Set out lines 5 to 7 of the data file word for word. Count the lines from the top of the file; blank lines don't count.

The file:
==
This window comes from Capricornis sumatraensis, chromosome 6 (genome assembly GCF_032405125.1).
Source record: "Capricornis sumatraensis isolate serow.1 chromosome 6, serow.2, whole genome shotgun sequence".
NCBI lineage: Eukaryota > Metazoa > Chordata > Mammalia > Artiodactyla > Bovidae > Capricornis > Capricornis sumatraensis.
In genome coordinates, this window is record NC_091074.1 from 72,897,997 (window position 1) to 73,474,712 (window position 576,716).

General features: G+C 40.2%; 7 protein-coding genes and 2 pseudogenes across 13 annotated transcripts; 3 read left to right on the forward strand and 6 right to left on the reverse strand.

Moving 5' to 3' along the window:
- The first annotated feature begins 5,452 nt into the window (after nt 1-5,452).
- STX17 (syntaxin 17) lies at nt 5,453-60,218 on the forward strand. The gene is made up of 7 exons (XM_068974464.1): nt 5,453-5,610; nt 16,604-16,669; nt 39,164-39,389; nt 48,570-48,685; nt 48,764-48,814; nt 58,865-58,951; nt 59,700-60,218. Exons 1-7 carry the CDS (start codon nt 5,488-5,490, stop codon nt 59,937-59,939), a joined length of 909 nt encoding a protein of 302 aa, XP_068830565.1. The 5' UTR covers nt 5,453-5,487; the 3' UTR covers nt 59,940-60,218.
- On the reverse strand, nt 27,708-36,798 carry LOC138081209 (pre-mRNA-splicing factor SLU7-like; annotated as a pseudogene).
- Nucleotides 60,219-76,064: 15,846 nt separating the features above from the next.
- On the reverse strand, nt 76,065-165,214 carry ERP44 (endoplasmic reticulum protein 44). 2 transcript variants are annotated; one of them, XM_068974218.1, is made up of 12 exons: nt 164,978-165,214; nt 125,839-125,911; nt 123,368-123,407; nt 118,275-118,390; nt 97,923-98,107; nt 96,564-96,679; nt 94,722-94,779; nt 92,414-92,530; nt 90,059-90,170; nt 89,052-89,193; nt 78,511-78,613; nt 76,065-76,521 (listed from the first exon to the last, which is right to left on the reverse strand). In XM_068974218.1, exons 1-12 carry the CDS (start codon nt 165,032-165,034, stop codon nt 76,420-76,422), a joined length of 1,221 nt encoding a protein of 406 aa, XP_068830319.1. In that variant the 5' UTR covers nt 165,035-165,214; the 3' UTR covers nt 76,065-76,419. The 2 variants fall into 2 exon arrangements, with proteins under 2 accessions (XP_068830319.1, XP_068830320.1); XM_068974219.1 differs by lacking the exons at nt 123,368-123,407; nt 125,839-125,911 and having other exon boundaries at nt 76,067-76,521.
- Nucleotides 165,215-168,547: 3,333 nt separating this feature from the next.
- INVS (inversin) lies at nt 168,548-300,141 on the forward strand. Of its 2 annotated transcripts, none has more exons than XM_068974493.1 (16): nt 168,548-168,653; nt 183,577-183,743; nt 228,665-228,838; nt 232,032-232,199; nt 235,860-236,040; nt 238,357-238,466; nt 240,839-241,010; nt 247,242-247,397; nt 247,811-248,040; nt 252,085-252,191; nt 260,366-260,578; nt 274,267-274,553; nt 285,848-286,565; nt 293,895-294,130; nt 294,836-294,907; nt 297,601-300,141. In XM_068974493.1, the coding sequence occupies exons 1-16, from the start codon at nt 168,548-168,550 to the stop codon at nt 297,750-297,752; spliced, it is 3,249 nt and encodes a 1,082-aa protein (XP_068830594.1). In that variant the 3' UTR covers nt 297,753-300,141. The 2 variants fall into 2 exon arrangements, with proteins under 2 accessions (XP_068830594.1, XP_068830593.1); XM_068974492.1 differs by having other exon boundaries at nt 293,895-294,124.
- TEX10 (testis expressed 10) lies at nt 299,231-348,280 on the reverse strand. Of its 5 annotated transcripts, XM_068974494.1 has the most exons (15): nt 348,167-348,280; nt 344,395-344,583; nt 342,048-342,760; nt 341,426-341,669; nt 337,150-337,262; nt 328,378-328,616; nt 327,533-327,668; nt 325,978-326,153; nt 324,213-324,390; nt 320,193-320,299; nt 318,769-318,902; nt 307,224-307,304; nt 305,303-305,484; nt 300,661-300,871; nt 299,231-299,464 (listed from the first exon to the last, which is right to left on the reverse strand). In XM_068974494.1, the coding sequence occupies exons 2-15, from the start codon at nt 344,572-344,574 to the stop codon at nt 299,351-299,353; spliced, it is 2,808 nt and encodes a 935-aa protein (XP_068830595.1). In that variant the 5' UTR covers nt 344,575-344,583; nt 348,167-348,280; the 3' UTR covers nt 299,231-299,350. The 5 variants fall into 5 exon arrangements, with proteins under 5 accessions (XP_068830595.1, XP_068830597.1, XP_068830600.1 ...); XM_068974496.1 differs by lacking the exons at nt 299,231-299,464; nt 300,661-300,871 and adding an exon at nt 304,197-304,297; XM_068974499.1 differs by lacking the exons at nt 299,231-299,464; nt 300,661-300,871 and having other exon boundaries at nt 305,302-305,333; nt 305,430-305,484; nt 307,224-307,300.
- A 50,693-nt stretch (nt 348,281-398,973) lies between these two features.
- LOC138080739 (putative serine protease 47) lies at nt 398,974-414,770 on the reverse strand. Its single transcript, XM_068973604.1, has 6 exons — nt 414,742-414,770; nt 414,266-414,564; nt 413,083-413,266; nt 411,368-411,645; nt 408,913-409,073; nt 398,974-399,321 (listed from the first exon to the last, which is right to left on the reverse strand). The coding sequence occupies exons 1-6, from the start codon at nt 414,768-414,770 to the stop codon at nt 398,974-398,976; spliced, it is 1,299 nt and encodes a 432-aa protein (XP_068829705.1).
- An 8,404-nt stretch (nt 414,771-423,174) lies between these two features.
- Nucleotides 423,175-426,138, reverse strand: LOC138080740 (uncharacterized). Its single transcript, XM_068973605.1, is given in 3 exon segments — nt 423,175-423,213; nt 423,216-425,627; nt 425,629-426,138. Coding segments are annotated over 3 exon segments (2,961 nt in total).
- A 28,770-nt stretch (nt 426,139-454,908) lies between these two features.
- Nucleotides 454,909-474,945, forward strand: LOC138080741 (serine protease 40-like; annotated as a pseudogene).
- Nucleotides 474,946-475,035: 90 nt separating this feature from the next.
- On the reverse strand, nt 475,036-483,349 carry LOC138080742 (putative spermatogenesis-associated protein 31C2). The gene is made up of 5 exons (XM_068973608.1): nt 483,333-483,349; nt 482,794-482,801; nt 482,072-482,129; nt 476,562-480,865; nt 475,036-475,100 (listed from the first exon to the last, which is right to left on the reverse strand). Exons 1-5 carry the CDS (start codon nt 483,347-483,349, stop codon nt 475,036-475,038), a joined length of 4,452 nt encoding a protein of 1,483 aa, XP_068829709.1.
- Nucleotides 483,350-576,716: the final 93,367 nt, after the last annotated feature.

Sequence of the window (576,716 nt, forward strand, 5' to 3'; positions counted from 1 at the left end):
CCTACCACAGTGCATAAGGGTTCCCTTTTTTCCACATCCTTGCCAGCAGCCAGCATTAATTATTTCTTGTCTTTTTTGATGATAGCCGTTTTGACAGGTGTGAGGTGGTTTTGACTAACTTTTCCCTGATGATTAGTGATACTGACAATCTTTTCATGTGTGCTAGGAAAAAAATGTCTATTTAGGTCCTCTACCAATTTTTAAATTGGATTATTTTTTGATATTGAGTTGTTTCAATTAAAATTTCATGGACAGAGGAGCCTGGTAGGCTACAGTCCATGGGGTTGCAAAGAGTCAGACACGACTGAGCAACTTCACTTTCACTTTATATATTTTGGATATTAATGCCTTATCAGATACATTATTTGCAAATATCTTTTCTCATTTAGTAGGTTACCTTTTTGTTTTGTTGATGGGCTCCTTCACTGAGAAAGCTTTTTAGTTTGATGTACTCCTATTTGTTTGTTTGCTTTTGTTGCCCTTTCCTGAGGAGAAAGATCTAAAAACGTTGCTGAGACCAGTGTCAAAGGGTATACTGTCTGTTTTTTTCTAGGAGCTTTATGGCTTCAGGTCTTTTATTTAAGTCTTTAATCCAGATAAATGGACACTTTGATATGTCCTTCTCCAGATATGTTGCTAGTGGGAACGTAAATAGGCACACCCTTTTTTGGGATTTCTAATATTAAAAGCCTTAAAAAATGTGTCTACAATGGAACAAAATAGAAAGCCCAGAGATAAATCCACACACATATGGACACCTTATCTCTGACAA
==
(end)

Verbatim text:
General features: G+C 40.2%; 7 protein-coding genes and 2 pseudogenes across 13 annotated transcripts; 3 read left to right on the forward strand and 6 right to left on the reverse strand.

Moving 5' to 3' along the window:
- The first annotated feature begins 5,452 nt into the window (after nt 1-5,452).